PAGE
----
If You’re Planning to Travel to Thanksgiving, Check Out This Thread on Twitter.
Despite the accelerating pace of the COVID-19 pandemic in the United States, millions are traveling to visit their families this week for Thanksgiving. The collection will continue as planned, as if the Centers for Disease Control had not issued a holiday travel warning. As the masses converge, the pandemic will inevitably grow in eight months, prolonging the downward spiral of hospitalizations and deaths in the United States, the latest of which is now nearly 260,000.
Most of the suffering was invisible to people who did not contract the disease, were not in financial position, or did not see how the virus infects someone they know. It is useful for these people to demonstrate the real human sacrifice of the uncontrolled spread of the virus.
A recent Twitter thread from an intensive care nurse does just that. For those who might still be dreaming of a trip to visit their family ahead of Thursday’s holidays, this will help underline why you definitely shouldn’t.
A woman, an intensive care nurse who tweeted about her work treating COVID patients throughout the pandemic, sharply discusses the emotional consequences she will face if her daughter is quarantined over the holidays – a requirement due that she was exposed to the virus at work. She links the forced separation to the dramatic increase in patient numbers across the country, caused by the multitude of people who do not wear masks or refuse to adhere to the broader principles of the medical community.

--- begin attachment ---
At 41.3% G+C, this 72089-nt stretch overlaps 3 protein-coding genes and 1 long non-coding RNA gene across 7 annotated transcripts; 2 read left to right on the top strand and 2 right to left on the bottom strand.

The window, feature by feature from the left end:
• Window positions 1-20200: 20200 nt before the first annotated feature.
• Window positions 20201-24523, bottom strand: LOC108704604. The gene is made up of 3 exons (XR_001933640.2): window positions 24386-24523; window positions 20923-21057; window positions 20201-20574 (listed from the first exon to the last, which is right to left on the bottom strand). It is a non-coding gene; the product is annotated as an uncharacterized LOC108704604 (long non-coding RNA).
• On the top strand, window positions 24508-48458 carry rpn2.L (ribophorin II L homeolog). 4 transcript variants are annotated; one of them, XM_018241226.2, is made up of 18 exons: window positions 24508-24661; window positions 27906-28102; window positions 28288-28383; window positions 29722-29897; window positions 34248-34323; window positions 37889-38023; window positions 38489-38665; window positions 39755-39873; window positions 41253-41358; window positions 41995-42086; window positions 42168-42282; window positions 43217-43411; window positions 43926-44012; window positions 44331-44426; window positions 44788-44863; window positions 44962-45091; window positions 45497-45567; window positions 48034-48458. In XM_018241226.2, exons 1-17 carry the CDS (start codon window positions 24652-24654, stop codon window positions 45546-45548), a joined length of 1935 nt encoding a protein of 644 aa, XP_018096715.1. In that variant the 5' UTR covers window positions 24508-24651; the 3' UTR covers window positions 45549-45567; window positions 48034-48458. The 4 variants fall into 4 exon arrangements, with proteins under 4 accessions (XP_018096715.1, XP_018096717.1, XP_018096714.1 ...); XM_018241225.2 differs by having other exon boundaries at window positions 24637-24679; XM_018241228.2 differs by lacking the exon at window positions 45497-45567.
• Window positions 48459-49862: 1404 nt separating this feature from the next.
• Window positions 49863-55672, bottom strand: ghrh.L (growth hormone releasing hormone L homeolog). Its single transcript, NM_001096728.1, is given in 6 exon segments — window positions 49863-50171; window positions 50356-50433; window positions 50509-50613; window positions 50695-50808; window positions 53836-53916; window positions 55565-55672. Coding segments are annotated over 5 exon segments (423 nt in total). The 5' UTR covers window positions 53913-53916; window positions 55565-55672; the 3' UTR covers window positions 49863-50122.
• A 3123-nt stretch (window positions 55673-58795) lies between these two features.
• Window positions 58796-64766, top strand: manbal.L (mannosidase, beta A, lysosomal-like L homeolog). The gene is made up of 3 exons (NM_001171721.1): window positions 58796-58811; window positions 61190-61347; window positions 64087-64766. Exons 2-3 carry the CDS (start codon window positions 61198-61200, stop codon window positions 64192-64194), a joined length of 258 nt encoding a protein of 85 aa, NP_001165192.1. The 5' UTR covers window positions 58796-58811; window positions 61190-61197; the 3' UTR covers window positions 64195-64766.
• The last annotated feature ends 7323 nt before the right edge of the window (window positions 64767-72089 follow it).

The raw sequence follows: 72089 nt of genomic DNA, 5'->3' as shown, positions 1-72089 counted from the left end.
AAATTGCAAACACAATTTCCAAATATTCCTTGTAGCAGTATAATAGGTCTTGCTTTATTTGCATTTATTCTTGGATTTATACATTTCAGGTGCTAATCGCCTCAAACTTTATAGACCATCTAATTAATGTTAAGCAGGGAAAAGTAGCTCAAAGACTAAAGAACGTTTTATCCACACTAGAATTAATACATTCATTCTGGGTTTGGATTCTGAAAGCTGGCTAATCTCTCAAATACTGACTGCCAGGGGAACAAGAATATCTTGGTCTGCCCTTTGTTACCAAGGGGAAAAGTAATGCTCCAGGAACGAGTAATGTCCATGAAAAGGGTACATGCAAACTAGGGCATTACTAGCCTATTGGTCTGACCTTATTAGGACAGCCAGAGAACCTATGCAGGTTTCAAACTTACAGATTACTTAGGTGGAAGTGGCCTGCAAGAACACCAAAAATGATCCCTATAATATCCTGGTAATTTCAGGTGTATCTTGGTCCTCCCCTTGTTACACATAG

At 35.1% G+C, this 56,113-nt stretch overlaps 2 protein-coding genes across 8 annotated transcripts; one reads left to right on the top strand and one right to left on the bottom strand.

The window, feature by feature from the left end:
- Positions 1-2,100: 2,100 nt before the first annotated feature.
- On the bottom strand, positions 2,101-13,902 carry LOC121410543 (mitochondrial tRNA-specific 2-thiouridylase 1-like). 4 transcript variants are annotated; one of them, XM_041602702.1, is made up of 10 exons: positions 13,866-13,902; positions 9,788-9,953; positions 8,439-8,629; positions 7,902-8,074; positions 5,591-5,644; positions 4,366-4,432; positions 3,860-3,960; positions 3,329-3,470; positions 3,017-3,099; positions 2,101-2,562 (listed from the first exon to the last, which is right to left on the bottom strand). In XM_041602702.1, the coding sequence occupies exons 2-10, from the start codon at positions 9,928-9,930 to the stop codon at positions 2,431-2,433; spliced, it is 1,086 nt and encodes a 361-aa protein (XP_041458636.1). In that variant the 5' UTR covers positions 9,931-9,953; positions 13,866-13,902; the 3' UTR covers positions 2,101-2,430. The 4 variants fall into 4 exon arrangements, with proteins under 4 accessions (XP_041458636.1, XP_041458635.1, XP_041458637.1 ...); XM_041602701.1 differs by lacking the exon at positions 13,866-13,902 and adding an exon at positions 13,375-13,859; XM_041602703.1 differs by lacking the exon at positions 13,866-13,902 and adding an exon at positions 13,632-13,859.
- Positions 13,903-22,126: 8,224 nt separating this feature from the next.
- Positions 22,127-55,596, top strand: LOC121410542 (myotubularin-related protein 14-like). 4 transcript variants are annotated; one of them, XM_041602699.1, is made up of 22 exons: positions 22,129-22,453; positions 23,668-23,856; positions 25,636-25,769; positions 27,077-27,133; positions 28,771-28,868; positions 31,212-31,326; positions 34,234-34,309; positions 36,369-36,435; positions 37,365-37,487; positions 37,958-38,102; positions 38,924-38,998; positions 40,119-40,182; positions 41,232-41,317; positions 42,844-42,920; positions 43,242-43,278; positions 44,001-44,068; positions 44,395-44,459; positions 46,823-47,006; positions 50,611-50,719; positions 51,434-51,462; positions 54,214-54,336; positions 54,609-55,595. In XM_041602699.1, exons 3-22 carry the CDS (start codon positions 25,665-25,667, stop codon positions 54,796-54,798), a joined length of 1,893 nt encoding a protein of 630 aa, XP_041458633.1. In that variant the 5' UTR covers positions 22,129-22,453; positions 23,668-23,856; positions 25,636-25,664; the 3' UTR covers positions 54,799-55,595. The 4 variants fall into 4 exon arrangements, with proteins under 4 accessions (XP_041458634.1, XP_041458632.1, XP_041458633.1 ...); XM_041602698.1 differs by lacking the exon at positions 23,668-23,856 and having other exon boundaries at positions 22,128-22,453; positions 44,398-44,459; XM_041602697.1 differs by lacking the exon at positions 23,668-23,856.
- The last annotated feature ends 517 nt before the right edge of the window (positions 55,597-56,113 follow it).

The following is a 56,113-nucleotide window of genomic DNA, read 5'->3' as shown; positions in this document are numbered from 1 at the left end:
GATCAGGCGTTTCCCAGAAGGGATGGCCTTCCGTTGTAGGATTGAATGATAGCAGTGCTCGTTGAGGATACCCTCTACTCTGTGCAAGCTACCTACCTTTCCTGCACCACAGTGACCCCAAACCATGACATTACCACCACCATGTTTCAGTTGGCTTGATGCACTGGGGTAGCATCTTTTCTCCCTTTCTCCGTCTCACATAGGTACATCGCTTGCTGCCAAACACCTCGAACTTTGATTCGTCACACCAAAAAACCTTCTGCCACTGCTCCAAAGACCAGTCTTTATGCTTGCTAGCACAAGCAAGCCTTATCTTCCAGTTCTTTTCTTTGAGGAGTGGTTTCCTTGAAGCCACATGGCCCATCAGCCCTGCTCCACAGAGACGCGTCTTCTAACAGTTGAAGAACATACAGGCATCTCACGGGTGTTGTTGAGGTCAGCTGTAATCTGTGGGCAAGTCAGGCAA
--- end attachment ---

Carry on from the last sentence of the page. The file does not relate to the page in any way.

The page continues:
Negligence causes untold harm to others
The burden on health care providers is not only the result of treating large numbers of patients. An emotional dimension permeates their lives, especially when they are associated with family.
Healthcare workers are tired and need a break
The best way to give healthcare professionals a much-needed respite is to stay at home this year. I know it sucks, but it’s more than likely that whatever precautions your family takes on Thanksgiving won’t work. Today, the United States has set the 13th record for the number of COVID-related hospitalizations. Nurses, doctors and everyone else in your local intensive care unit has been fighting this pandemic for over eight months.
If you hear this from me – a writer who has been able to work safely from home since March – you don’t like it, check with your intensive care nurse:
Sometimes it’s not enough to do it right
Given the mess we’ve created for ourselves, strict adherence to safety rules by wearing a mask, washing our hands and avoiding crowds is important, but sometimes not enough, to avoid contracting the virus . Even if you have tried to live your life in significantly less social relationships, you may endanger the people at the table while you share your meal. Asymptomatic transmission is most common due to the spread of the disease, according to the CDC, so the chances are that even if you feel good ( or test negative ), you are putting everyone in your family at risk.
When you’re looking at train schedules, looking at last-second flight bookings, or waiting for the bus to take you home, don’t just think about your family members. Think also of the nurses, doctors, and healthcare professionals in the industry. Then stay at home.